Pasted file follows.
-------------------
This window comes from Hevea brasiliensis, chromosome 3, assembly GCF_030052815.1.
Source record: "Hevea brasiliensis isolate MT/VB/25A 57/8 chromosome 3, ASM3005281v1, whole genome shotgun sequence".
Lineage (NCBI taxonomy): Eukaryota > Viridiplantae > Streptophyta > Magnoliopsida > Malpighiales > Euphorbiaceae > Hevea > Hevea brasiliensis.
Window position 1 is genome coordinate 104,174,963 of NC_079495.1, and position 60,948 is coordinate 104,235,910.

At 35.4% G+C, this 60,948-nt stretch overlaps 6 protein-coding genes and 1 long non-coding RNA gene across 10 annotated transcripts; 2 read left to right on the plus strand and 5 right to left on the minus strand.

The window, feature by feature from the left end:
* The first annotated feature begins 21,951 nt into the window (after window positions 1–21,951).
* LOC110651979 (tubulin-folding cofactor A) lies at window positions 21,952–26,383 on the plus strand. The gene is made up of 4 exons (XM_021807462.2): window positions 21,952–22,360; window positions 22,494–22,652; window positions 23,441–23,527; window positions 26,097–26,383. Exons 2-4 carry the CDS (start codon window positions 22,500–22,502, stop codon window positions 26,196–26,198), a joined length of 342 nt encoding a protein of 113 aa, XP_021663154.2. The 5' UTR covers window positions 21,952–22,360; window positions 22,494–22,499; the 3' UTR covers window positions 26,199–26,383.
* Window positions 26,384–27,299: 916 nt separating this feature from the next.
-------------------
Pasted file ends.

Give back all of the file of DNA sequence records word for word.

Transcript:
This window comes from Hevea brasiliensis, chromosome 3, assembly GCF_030052815.1.
Source record: "Hevea brasiliensis isolate MT/VB/25A 57/8 chromosome 3, ASM3005281v1, whole genome shotgun sequence".
Lineage (NCBI taxonomy): Eukaryota > Viridiplantae > Streptophyta > Magnoliopsida > Malpighiales > Euphorbiaceae > Hevea > Hevea brasiliensis.
Window position 1 is genome coordinate 104,174,963 of NC_079495.1, and position 60,948 is coordinate 104,235,910.

At 35.4% G+C, this 60,948-nt stretch overlaps 6 protein-coding genes and 1 long non-coding RNA gene across 10 annotated transcripts; 2 read left to right on the plus strand and 5 right to left on the minus strand.

The window, feature by feature from the left end:
* The first annotated feature begins 21,951 nt into the window (after window positions 1–21,951).
* LOC110651979 (tubulin-folding cofactor A) lies at window positions 21,952–26,383 on the plus strand. The gene is made up of 4 exons (XM_021807462.2): window positions 21,952–22,360; window positions 22,494–22,652; window positions 23,441–23,527; window positions 26,097–26,383. Exons 2-4 carry the CDS (start codon window positions 22,500–22,502, stop codon window positions 26,196–26,198), a joined length of 342 nt encoding a protein of 113 aa, XP_021663154.2. The 5' UTR covers window positions 21,952–22,360; window positions 22,494–22,499; the 3' UTR covers window positions 26,199–26,383.
* Window positions 26,384–27,299: 916 nt separating this feature from the next.